Before kneeling features became common, the 12- to 14-inch drop from the bottom step to the ground surface below made pulling the bus or coach to the curb imperative – at least where curbs were present. The characteristics of low-floor buses and conversions mitigate this risk to a degree. Yet pulling to the curb is sound policy for even these vehicles. In contrast, engaging the kneeling feature of a high-floor bus or motorcoach is imperative when a curb is not present, or when the driver cannot pull the vehicle parallel and adjacent to it. Again it is sound policy to kneel the bus even at the curb – particularly for elderly and disabled passengers and small children.
As a liability matter, ergonomic analyses can often quantify the significant differences passengers experience in stepping down eight or nine inches, for example, compared to 14 or 15 inches – differences often significant insofar as a passenger’s likelihood of breaking a foot, ankle, leg or hip. For this reason, both low-floor buses and kneeling features have made significant contributions to passenger safety. But again, their availability can create exposure when the driver fails to use them.
It is a stunning credit to modern America that, in our provision of public transportation services, we have striven to accommodate individuals who do not have two hands and two feet – among many even more-challenging problems. However, because most public transportation passengers do not possess such problems, where they place their hands is as important as where they place their feet. So, along with the four criteria for stepwells cited above, a fifth and equally-important criterion exists for handrails:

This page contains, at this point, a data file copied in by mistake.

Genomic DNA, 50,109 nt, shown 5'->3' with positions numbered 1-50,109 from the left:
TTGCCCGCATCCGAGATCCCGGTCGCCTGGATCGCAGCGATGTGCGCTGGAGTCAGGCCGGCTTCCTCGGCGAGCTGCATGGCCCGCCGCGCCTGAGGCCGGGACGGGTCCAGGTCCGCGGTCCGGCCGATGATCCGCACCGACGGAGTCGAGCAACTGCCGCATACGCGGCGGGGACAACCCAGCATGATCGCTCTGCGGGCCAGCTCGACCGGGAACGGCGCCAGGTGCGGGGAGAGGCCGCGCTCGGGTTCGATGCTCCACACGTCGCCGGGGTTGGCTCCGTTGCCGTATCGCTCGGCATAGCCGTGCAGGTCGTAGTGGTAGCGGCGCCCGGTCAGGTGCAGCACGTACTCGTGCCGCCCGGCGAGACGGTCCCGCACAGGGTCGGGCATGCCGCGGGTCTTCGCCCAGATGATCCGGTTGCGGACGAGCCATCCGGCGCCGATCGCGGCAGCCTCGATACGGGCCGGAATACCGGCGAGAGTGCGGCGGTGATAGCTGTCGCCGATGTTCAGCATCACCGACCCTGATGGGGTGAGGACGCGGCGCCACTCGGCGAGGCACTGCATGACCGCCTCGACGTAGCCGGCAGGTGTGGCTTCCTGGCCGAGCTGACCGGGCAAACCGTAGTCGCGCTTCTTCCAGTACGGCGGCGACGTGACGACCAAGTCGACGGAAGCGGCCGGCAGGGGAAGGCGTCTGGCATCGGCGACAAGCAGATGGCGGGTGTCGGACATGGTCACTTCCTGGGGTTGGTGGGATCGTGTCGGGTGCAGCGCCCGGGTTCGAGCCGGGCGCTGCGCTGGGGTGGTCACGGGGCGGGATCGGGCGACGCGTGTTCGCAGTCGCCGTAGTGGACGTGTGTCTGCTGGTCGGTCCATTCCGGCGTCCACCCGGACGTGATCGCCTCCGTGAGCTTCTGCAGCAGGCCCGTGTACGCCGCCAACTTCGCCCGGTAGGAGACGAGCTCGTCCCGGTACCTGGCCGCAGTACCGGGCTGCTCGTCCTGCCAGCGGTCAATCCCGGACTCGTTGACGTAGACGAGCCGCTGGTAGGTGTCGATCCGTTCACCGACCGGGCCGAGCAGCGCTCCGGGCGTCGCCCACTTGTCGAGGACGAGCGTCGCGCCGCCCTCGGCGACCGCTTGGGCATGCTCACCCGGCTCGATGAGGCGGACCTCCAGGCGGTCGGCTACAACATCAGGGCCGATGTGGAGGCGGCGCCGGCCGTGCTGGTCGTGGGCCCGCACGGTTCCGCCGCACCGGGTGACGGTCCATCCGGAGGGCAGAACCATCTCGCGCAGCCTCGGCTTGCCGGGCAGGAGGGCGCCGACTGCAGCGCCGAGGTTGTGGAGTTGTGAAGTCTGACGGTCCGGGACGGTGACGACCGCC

- A linear, continuous handrail that lies along at least one side of the entire series of steps, parallel to and lying roughly waist- or fingertip-height (for an average adult) above the imaginary line drawn through the outer edges of all the steps
The basic dimensions of, and positions for, handrails are spelled out in both CFR 49 and the transit industry “White Book.” Largely because of their other irregularities, bus and coach manufacturers (compared to staircases manufacturers) would do well to install handrails meeting these criteria on both sides of the stepwell.
Anomalies and Enigmas
As simple as coherent handrails appear to be, the deviations on so many buses and coaches are puzzling:
- Some handrail configurations that facilitate boarding, yet are not reachable from the floor level (thus making them useless for alighting purposes), are installed in the rear stepwell – where passengers are often not supposed to even board, as a procedural matter.
[insert photo #7 – Rear Stepwell Ironing Board]
- In contrast, the same manufacturers typically install handrails useful for alighting purposes only in the front stepwell – a position where few of them alight and all of them are supposed to board.
[insert photo #8 – Front Stepwell Handrail]
To avoid such enigmas, manufacturers might follow a corollary to the criterion above:
- Every handrail configuration should be designed to facilitate both boarding and alighting – irrespective of the stepwell or its proscribed usage (i.e., boarding versus alighting).
Mechanically-operated doors present another unusual challenge to both vehicle manufacturers and vehicle operators: Passengers tend to use the extension rods as handrails!
[insert photo #9 – Not a Handrail]
The use of these rods as handrails in both boarding and alighting presents a number of problems apart from their already-existing instability:
- Passengers can get their hands cut by nuts, bolts and other components, and may fall up or down the stepwell as they recoil from the pain
- The thin, movable rod lies on a poor angle for a handrail, and provides an irregular profile often difficult to grip
- Constant pushing and tugging on the rod deforms the mechanism, leading to a need for constant maintenance and constant vigilance